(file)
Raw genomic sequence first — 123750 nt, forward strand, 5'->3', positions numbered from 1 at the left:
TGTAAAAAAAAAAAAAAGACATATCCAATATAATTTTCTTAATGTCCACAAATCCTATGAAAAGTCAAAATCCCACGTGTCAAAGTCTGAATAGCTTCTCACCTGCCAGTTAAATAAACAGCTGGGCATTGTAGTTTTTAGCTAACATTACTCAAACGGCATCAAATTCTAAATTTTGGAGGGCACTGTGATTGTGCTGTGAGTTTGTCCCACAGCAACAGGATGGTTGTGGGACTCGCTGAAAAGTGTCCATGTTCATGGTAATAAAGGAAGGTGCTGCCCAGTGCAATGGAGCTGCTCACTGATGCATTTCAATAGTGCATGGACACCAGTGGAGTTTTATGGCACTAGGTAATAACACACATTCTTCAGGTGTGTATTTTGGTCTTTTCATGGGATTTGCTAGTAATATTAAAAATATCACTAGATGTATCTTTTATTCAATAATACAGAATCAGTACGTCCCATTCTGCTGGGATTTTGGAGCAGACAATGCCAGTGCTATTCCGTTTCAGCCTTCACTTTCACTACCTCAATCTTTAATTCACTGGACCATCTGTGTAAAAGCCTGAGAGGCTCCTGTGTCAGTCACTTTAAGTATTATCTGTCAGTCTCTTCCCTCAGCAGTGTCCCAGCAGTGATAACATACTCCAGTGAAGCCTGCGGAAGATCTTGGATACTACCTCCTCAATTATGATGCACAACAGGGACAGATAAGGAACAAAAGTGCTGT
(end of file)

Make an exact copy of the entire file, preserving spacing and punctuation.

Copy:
Raw genomic sequence first — 123750 nt, forward strand, 5'->3', positions numbered from 1 at the left:
TGTAAAAAAAAAAAAAAGACATATCCAATATAATTTTCTTAATGTCCACAAATCCTATGAAAAGTCAAAATCCCACGTGTCAAAGTCTGAATAGCTTCTCACCTGCCAGTTAAATAAACAGCTGGGCATTGTAGTTTTTAGCTAACATTACTCAAACGGCATCAAATTCTAAATTTTGGAGGGCACTGTGATTGTGCTGTGAGTTTGTCCCACAGCAACAGGATGGTTGTGGGACTCGCTGAAAAGTGTCCATGTTCATGGTAATAAAGGAAGGTGCTGCCCAGTGCAATGGAGCTGCTCACTGATGCATTTCAATAGTGCATGGACACCAGTGGAGTTTTATGGCACTAGGTAATAACACACATTCTTCAGGTGTGTATTTTGGTCTTTTCATGGGATTTGCTAGTAATATTAAAAATATCACTAGATGTATCTTTTATTCAATAATACAGAATCAGTACGTCCCATTCTGCTGGGATTTTGGAGCAGACAATGCCAGTGCTATTCCGTTTCAGCCTTCACTTTCACTACCTCAATCTTTAATTCACTGGACCATCTGTGTAAAAGCCTGAGAGGCTCCTGTGTCAGTCACTTTAAGTATTATCTGTCAGTCTCTTCCCTCAGCAGTGTCCCAGCAGTGATAACATACTCCAGTGAAGCCTGCGGAAGATCTTGGATACTACCTCCTCAATTATGATGCACAACAGGGACAGATAAGGAACAAAAGTGCTGT